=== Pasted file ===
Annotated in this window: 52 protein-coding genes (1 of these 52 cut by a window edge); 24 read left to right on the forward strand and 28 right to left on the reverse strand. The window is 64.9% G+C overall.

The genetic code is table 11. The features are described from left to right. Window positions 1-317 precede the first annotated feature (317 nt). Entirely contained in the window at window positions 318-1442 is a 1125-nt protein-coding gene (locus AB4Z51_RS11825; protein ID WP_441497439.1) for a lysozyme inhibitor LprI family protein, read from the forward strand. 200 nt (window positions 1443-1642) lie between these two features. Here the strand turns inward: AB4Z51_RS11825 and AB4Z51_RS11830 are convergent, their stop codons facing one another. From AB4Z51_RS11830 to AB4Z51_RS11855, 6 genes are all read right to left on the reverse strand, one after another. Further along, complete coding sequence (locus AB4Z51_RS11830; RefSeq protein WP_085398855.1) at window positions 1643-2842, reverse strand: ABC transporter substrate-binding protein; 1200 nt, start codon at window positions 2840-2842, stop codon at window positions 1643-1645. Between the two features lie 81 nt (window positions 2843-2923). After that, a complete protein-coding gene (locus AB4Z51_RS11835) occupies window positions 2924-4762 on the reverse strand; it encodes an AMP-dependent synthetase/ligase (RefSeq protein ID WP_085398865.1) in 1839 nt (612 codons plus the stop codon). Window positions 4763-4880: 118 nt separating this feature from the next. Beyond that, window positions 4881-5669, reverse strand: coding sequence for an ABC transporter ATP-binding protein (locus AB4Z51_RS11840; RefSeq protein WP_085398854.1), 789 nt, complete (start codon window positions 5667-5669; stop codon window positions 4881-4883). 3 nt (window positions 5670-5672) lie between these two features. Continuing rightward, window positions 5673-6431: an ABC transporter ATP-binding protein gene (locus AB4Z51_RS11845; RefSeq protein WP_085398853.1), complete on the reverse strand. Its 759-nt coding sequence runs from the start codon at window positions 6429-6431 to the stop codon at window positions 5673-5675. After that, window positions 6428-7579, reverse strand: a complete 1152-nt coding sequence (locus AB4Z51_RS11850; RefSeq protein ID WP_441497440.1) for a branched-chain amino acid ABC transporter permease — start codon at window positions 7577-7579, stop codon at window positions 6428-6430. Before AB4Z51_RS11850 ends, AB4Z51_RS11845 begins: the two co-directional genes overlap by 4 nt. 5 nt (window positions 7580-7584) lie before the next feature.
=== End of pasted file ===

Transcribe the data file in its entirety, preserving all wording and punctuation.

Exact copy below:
Annotated in this window: 52 protein-coding genes (1 of these 52 cut by a window edge); 24 read left to right on the forward strand and 28 right to left on the reverse strand. The window is 64.9% G+C overall.

The genetic code is table 11. The features are described from left to right. Window positions 1-317 precede the first annotated feature (317 nt). Entirely contained in the window at window positions 318-1442 is a 1125-nt protein-coding gene (locus AB4Z51_RS11825; protein ID WP_441497439.1) for a lysozyme inhibitor LprI family protein, read from the forward strand. 200 nt (window positions 1443-1642) lie between these two features. Here the strand turns inward: AB4Z51_RS11825 and AB4Z51_RS11830 are convergent, their stop codons facing one another. From AB4Z51_RS11830 to AB4Z51_RS11855, 6 genes are all read right to left on the reverse strand, one after another. Further along, complete coding sequence (locus AB4Z51_RS11830; RefSeq protein WP_085398855.1) at window positions 1643-2842, reverse strand: ABC transporter substrate-binding protein; 1200 nt, start codon at window positions 2840-2842, stop codon at window positions 1643-1645. Between the two features lie 81 nt (window positions 2843-2923). After that, a complete protein-coding gene (locus AB4Z51_RS11835) occupies window positions 2924-4762 on the reverse strand; it encodes an AMP-dependent synthetase/ligase (RefSeq protein ID WP_085398865.1) in 1839 nt (612 codons plus the stop codon). Window positions 4763-4880: 118 nt separating this feature from the next. Beyond that, window positions 4881-5669, reverse strand: coding sequence for an ABC transporter ATP-binding protein (locus AB4Z51_RS11840; RefSeq protein WP_085398854.1), 789 nt, complete (start codon window positions 5667-5669; stop codon window positions 4881-4883). 3 nt (window positions 5670-5672) lie between these two features. Continuing rightward, window positions 5673-6431: an ABC transporter ATP-binding protein gene (locus AB4Z51_RS11845; RefSeq protein WP_085398853.1), complete on the reverse strand. Its 759-nt coding sequence runs from the start codon at window positions 6429-6431 to the stop codon at window positions 5673-5675. After that, window positions 6428-7579, reverse strand: a complete 1152-nt coding sequence (locus AB4Z51_RS11850; RefSeq protein ID WP_441497440.1) for a branched-chain amino acid ABC transporter permease — start codon at window positions 7577-7579, stop codon at window positions 6428-6430. Before AB4Z51_RS11850 ends, AB4Z51_RS11845 begins: the two co-directional genes overlap by 4 nt. 5 nt (window positions 7580-7584) lie before the next feature.